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01-13-2013, 01:44 AM
Join Date: Aug 2005
Speaking of Thibault and Quebec in particular this was maybe the biggest news in '94-'95 in Canada: two teams were leaving, moving south.
The Jets announced on May 4, 1995 that they could not find a local ownership group to take over from Barry Shenkarow, and that they would leave as soon as another owner was found and arrangements were made in another city. It was looking as though they would play in Minnesota the next year but the deal fell through and they limped along into the '95-'96 season still in Winnipeg. The stench of death followed them and Jets fans stayed away in droves, not seeing much point in supporting a team that was absolutely assured to be leaving at the end of the '96 season anyway.
The Nordiques were the top team in the East in the abbreviated regular season and despite the early playoff exit at the hands of the Rangers they looked like they had a bright future on the ice. But not in Quebec City. Less than two weeks after the Nordiques were eliminated from the playoffs it was announced that Marcel Aubut was selling the team to interests in Denver. Just like that the Nordiques were leaving.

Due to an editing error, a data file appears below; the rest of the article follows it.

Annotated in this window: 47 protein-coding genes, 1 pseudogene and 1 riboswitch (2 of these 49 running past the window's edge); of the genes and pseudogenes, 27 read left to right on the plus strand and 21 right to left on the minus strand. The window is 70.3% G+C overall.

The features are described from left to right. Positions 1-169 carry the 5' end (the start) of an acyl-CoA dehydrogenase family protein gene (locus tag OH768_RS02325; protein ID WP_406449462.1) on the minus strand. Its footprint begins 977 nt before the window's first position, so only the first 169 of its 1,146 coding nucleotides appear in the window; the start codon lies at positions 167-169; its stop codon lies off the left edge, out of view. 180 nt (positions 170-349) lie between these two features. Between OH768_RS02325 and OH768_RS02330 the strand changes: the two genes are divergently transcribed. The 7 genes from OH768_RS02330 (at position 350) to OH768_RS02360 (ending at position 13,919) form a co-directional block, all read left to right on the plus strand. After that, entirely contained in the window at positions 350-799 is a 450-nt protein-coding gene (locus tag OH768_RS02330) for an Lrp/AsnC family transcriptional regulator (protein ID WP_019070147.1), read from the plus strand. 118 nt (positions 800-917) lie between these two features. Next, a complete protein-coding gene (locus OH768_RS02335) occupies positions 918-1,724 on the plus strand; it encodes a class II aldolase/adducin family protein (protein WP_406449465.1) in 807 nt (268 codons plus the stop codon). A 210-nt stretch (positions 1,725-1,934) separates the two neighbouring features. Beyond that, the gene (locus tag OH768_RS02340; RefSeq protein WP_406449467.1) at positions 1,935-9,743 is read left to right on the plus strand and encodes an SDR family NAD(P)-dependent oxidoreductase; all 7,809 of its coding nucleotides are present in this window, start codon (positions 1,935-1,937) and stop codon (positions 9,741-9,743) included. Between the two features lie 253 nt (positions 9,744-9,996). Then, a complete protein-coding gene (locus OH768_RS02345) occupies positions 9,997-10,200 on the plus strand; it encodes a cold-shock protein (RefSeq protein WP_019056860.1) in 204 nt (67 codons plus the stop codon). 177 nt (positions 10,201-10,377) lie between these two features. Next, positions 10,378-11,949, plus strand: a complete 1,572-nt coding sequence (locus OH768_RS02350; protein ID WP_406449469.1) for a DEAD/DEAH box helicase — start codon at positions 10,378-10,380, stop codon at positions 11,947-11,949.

Other Canadian teams weren't looking so hot either. The Senators were still brutal. The once mighty Oilers looked to be mired in a death spiral of their own, trading away top players and not having made the playoffs since 1992. The Flames still looked pretty good in '94-'95 (2nd in the West) but, for financial reasons, they couldn't keep key players like Joe Nieuwendyk, Joel Otto and Robert Reichel going into the '95-'96 season. Mediocrity had very quickly set in. It looked like there was a very real possibility that there would be only two or three Canadian teams in the NHL by the end of the decade, which seemed unfathomable only a couple years before.
Last edited by Hoser: 01-13-2013 at
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